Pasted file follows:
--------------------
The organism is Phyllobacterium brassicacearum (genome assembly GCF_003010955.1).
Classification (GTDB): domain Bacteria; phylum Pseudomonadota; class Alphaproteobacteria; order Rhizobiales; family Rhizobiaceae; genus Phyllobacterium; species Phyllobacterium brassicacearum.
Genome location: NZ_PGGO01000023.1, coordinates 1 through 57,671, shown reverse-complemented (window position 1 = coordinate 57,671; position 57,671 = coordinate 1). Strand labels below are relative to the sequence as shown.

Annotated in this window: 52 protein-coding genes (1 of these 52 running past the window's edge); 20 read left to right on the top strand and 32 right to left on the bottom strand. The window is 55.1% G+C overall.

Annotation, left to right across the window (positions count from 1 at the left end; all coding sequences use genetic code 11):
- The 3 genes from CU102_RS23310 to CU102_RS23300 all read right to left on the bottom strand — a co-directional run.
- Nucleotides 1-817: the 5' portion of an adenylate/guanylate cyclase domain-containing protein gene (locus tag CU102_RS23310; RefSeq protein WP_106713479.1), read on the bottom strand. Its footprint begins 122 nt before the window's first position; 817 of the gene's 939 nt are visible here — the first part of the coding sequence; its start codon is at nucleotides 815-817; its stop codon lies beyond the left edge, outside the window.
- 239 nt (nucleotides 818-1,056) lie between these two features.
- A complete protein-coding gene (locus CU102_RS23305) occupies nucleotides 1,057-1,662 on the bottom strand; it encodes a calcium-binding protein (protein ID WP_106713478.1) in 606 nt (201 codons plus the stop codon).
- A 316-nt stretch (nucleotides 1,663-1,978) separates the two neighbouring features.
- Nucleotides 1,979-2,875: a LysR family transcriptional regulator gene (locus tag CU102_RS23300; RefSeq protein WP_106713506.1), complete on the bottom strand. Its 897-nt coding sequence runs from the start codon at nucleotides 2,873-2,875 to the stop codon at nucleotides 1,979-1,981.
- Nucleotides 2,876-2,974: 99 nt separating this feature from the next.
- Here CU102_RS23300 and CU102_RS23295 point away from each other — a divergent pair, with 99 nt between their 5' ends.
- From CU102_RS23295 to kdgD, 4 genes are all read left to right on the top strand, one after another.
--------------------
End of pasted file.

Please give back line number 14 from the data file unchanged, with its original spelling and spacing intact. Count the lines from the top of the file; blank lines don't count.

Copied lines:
- From CU102_RS23295 to kdgD, 4 genes are all read left to right on the top strand, one after another.